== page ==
If I hear someone in the bathroom in the middle of the night, I'm not going to assume it's an intruder. In all likelihood, I would just go back to sleep.  But if I was curious for some reason as to who was occupying the bathroom, I would do the following:

1) Look and see if my husband was in bed with me.  If yes, then go to #2
2) Look and see if my kids are in bed.  If yes, then go to #3
3) Check and see if the bathroom door was locked.  If yes, then go to #4
4) Say something like "Who goes there?"

Apparently Oscar didn't even get to #1.

Not guilty of murder?

Don't get it.

3) I never knew that taking a stance on transvaginal ultrasound was a thing.

Do you know what a transvaginal ultrasound is?  I do!  I do!  Three pregnancies, and I am an expert on them.



Look, there's Steven Colbert holding one!  It looks like a skinny dildo.  The doctor puts a condom over it (seriously), and then they put it up you, and voila, you see all sorts of things!  In my case, an embryo (hello, Baby Braden!).


Here's the thing - when you are very early in your pregnancy (like 4-10 weeks), doctors can't see the baby with an abdominal ultrasound - it's too low.   Instead, they stick the dildo thing up you and see the baby that way.

It never occurred to me to have a problem with this.

But then a few days ago, whilst breastfeeding and watching the Today Show (see above), a campaign commercial for Democratic Congressional candidate John Foust came on.  Here it is, for your viewing pleasures:



In it, Foust accuses the Republican candidate, Barbara Comstock, of supporting the following:

1) Making abortion illegal in cases of rape and incest (BAD!)
2) Overturning Roe v. Wade (BAD!)
3) Requiring women seeking abortion to undergo transvaginal ultrasound  (HUH?)

I have no idea why transvaginal ultrasounds would be controversial, because really, it's no big thing. Perhaps there are valid reasons, though the campaign commercial didn't expand on them. Ostensibly, just the term "transvaginal ultrasound" is enough for you to know that it is bad, bad, bad.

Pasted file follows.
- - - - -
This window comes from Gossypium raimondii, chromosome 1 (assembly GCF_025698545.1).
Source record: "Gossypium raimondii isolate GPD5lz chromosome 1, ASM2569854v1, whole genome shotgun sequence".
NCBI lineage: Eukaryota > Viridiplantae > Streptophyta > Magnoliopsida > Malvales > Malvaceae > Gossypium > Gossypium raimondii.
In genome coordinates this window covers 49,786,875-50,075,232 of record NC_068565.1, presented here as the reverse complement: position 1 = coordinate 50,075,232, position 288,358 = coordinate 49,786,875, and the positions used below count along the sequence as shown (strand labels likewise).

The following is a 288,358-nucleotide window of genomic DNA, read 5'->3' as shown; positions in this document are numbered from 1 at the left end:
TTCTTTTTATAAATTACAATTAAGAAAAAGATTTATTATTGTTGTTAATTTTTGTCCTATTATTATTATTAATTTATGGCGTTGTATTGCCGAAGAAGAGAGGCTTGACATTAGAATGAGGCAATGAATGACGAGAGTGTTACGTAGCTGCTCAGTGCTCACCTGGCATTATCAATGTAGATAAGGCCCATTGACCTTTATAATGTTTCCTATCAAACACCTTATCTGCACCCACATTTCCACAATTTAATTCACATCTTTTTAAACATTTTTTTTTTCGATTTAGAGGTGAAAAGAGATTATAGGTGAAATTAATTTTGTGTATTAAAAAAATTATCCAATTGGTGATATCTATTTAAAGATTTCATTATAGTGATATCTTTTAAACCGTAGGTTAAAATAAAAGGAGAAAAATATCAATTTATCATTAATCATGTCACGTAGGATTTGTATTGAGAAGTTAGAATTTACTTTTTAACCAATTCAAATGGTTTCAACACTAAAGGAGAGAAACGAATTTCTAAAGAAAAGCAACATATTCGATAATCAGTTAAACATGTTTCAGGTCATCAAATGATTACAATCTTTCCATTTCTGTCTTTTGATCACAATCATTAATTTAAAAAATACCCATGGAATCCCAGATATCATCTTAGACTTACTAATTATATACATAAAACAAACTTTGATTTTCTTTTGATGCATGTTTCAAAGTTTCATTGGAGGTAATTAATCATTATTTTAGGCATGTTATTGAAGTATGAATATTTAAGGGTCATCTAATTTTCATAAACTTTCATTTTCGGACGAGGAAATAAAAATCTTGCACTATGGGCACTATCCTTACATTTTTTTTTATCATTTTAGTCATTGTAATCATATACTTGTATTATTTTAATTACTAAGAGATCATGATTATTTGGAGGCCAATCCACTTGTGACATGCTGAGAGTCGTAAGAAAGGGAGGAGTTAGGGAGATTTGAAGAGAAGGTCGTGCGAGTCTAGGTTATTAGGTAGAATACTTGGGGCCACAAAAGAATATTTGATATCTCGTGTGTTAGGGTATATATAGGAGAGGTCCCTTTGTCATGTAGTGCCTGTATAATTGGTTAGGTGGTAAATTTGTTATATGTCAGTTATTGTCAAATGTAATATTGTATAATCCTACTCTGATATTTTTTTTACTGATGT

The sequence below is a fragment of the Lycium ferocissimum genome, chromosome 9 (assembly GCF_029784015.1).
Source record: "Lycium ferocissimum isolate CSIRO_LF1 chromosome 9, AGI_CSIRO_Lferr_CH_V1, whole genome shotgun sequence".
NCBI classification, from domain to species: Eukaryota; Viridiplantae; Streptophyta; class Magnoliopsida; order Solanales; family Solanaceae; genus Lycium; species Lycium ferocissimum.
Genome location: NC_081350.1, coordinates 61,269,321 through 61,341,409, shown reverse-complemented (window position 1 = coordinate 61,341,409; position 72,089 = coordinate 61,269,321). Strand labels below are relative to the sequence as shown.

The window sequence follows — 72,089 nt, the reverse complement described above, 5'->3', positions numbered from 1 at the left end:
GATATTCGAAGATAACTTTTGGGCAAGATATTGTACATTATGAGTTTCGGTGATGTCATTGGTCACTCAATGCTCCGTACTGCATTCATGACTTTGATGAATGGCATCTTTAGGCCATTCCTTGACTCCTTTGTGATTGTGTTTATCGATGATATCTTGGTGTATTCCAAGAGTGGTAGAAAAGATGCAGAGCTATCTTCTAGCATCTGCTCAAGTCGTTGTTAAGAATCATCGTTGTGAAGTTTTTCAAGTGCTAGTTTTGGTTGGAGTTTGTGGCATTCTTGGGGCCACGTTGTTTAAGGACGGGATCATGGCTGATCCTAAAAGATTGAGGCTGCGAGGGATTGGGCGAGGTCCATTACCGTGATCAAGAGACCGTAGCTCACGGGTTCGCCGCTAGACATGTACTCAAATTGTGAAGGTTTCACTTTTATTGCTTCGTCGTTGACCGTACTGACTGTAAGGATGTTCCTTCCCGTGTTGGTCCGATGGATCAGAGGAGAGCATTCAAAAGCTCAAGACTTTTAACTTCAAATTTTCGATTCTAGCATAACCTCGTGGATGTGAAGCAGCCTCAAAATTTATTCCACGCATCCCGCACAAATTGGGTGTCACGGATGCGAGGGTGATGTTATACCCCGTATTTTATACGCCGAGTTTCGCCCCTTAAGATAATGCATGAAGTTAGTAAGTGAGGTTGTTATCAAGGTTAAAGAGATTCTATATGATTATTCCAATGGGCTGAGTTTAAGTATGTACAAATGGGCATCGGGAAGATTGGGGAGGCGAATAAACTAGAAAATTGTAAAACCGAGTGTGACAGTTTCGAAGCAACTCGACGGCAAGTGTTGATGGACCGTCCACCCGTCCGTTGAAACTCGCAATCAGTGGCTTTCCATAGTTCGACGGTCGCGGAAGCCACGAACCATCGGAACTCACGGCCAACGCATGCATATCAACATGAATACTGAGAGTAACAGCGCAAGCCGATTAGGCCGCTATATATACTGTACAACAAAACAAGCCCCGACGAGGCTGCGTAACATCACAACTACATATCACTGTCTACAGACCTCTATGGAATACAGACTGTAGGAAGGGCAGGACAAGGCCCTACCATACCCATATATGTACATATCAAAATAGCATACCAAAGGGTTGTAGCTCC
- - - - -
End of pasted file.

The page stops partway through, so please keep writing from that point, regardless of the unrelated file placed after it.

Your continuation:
So apparently now this is a buzzword.  We can't live in a world with terrorism!  Climate change! Racism!  Abortion restrictions!  Transvaginal ultrasounds!

Don't get.

End rant.

ADDENDUM ON 9/23: I have been schooled.  I am now firmly against mandatory transvaginal ultrasounds. [But for those that see the campaign commercial and are freaked out about their upcoming OB appointment, I swear, they really aren't that bad.]

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Tuesday, September 9, 2014

A Kid

When I look back at pictures of my son, Braden, I can almost pinpoint the time when he stopped looking like a baby.  It was when his hair grew long and he started standing up tall and running like a maniac.

As he has gotten older, his transitions have been more subtle and harder to pinpoint.  But three days ago, on his 6th birthday, when I took his annual birthday picture, he looked like a kid.


A real, life kid.

He has big feet - not abnormally big (and only a half size bigger than his younger brother), but they are kid feet.  He has fuzzy blond hair on his legs now, and the last of his baby fat is gone.  He is skinny.  This may not seem alarming, but consider the fact that he once looked like this:



He walked late - around 15 months - and also endured three years of OT for gross and fine motor delays.  Now, he writes his name like a champ.  He jumps off the diving board and swims across the pool, and was on the mini swim team this summer.  He plays soccer.  And t-ball.

And when I told him I was signing him up for all of these sports, his response was:  But when do I get to do music class?  

So I signed him up for his school choir too.

He is emotional and shy.  He is full of energy and charm.  He loves to play games on the I-pad and he sticks his tongue out when he concentrates, just like his dad.  He is a complete momma's boy still, thank God, and professes his love for me on a daily basis.  But when he doesn't get his way, he hates me just as fast and tells me so, in great detail.

He is the sweetest brother ever.  He is in a constant state of anxiety over his younger, daredevil brother Casey, getting hurt.  He shares a room with him now, and says that he wants to forever, even if we someday get a big house with more bedrooms.   He loves his baby brother Colin a bit too much and knocks him over at times in his excitement.  But he goes in with me every morning to wake him up, and screams his nickname at the top of his lungs - "Ishy Collie Bee."  Braden gave him that nickname (?!?!), and it has stuck.  We all call him that now.